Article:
ill repeat again, blitzers who cough up money for premium memebership for site like icc and playchess.com make this business live.

majority of this blitzers are rated below 2000.They are at the site playing bullet and blitz for fun and nothing else.

you see our grandmaster magnus carlsen is very popular at icc because he play there and nice to members of icc.

Jan-30-12  AuN1: <Rolfo: <whats magnus next tournament?>

All hope for a joint Linares + co-city arrangement isn't over yet as far as I know. Amber is history for sure. Should be room for another organizer to fill the gap. But money sits tight due to financial crisis all over it seems>

asia is not doing so bad, and there are parts of the u.s. that are doing well. chess just needs to look for new sponsorship from less traditional avenues.

Jan-31-12  BadKnight: i am not sure if there has been recent talks on this topic in this page...i think Carlsen should try to participate in some high class practice matches like Naka-Pono or the upcoming Kramnik-Aronian to gain some match experience. If he is willing there should not be too much trouble in finding sponsors i believe.
Jan-31-12
Premium Chessgames Member
  Kazzak: Chess as a spectator sport.

The ideal of chess is to achieve complete parity between black and white. As if two tennis players never stopped sending the ball back and forth over the net, after the first serve. A perfect chess game is where every little advantage achieved by one player is cancelled by a countermove from the opponent, reestablishing stability.

That doesn't make for an exciting spectator sport, particularly not when the excitement happens inside the spectator's brain, and requires the spectator to understand this back-and-forth balance to balance ballet.

It would be as if every blow by a boxer never actually landed on the opponent, but was instead perfectly parried.

Chess requires explanation or acquired understanding - it does not immediately lend itself to the eye (two guys sitting still pushing wood), and it has no content for the ear.

Chess as a spectator sport? A dodo.

Jan-31-12  Dionysius1: The ideal of chess is to produce beautiful ways of capturing the king. The process is part of the beauty. That makes for an exciting spectator sport, which needs good marketing. Ok, I don't believe that any more than I believe your statement, but then there's never evidence for fundamental statements about the ideal. It's just us blowing hot air, we should do less of it!
Jan-31-12  Troller: <Carlsen drops the F-bomb> <nobody will bite that issue here.>

I am quite certain this is a non-issue for most Europeans, except perhaps for Brits. Meaning, no one really cares. We are aware of the connotations especially in the US, but the word is so widely used that Magnus slipping in an interview is not controversial or even worth of noticing.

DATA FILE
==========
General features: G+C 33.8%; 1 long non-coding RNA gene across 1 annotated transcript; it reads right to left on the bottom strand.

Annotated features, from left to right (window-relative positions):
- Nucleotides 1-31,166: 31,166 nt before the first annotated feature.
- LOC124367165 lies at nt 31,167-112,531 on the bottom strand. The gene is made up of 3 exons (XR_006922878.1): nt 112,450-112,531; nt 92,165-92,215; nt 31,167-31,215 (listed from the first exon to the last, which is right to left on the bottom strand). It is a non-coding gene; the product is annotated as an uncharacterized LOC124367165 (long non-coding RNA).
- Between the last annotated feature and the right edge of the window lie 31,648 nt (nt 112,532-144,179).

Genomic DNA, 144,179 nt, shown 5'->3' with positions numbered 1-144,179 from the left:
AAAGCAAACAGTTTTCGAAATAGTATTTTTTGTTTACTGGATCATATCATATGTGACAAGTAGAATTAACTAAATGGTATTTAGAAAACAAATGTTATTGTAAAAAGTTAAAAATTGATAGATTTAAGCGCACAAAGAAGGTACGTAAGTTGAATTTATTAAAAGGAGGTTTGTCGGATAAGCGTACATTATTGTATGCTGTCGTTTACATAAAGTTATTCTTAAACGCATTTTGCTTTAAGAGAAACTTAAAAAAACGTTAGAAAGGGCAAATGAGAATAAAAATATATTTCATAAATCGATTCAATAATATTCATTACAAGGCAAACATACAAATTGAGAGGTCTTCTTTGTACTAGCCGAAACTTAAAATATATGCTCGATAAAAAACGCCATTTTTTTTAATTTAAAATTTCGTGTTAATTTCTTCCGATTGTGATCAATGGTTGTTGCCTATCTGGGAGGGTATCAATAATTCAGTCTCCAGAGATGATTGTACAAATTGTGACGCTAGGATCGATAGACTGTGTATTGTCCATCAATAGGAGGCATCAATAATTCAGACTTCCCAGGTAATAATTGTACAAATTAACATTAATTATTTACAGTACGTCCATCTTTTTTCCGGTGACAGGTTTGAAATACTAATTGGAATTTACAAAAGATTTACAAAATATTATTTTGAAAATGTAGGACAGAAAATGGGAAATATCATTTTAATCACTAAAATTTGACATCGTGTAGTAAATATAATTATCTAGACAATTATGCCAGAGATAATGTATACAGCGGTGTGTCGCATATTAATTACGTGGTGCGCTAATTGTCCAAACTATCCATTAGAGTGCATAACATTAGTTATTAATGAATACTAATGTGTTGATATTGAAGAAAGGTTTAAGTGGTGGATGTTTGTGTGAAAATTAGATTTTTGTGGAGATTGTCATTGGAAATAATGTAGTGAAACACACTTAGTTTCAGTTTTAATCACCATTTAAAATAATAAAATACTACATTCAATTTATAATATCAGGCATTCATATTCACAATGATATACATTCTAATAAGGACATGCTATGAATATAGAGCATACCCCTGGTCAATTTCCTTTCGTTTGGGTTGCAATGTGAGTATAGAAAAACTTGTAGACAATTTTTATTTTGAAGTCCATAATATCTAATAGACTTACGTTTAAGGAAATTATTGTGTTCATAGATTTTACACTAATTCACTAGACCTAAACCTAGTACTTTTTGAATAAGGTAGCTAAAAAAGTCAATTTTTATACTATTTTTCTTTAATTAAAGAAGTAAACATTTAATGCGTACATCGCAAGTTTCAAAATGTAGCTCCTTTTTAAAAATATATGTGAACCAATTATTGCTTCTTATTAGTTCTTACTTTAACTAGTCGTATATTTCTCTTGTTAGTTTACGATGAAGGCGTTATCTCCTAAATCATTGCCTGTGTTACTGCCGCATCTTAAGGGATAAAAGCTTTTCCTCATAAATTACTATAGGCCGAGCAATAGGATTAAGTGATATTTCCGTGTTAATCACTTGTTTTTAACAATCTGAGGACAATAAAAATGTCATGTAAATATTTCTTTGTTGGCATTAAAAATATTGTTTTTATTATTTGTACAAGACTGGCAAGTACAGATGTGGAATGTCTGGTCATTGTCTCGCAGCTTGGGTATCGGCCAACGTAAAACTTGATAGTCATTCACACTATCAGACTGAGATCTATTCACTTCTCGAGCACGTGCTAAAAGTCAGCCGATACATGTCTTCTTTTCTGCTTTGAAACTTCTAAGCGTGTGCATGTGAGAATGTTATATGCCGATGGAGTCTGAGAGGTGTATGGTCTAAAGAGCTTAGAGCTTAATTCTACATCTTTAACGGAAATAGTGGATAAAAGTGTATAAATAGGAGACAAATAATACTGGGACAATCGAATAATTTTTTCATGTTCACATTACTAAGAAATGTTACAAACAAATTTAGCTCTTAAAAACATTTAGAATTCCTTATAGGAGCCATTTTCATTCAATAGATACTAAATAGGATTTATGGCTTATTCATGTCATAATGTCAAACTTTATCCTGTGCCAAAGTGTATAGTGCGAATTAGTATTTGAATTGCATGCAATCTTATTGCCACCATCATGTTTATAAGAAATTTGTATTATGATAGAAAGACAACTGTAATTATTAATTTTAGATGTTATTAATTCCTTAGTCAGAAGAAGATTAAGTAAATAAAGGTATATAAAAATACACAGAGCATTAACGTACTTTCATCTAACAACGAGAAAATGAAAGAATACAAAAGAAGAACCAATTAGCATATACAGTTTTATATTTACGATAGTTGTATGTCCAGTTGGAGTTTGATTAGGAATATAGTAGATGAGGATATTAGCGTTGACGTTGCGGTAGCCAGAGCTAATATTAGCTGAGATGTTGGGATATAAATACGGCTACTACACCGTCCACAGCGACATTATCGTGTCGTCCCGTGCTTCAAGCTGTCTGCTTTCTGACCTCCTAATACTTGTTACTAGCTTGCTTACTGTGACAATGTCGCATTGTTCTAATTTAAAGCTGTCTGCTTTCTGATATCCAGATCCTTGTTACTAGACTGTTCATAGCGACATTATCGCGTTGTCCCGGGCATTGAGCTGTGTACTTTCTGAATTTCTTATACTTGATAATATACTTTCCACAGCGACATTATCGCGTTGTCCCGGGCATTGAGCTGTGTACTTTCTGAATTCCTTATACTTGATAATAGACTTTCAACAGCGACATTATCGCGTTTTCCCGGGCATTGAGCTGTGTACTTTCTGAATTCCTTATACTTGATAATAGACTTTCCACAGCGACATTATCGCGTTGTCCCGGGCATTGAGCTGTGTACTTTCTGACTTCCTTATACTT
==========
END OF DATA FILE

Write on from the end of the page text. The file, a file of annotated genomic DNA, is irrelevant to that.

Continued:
Jan-31-12  achieve: Hey, if you are being interviewed by Bianca Muhren anything can slip out... Well done, Magnus. Don't bottle it all up. Makes for entertaining viewing.
Jan-31-12  frogbert: carlsen didn't intend to be offensive, it's simply a language issue. more language awareness on his part, and he would've said "messed up" instead. at any rate, nobody in norway cares anyway. it's kind of funny that anyone does, anywhere. cultural phenomenon i guess.
Jan-31-12  galdur: No big deal, hope he doesn´t make a habit of it though.
Jan-31-12
Premium Chessgames Member
  Kazzak: Another possible answer to the "chess as a spectator sport" issue.

Consider Chessbomb. Let's assume that the people following the games there know something about chess, and are interested in the game.

Go to the latest TATA coverage and read some of the comments threads - a few nuggets of gold buried by clueless levitating over stupidity pretty much sums it up.

FIDE has this insane notion that it can popularize chess, and is looking into ways of changing the game in order to make it more accessible. They should switch to pushing Othello, maybe. Of course, they are envious of the relative success of Poker, but Poker has visuals, it has an easily understood progression to the advantages gained/lost, and each hand is over in minutes.

Fortunately, chess doesn't make more sense if you make the games shorter. All you achieve is to increase the likelihood of mistakes being made, while the actual insight into the intricacies of the game is reduced, also for the spectators.

Jan-31-12  MORPHYEUS: <Fortunately, chess doesn't make more sense if you make the games shorter. All you achieve is to increase the likelihood of mistakes being made, while the actual insight into the intricacies of the game is reduced, also for the spectators.>

Mistakes will always be made in chess. I notice Magnus game does not dip that much when playing at rapids time control. Intricacies of the game are being explained by the commentator and houdini while we watch.

<FIDE has this insane notion that it can popularize chess> It is FIDE's duty to popularize the game and it's not an insane notion.

The rules of chess, like football, baseball or cricket can be explained to the spectators while they watch.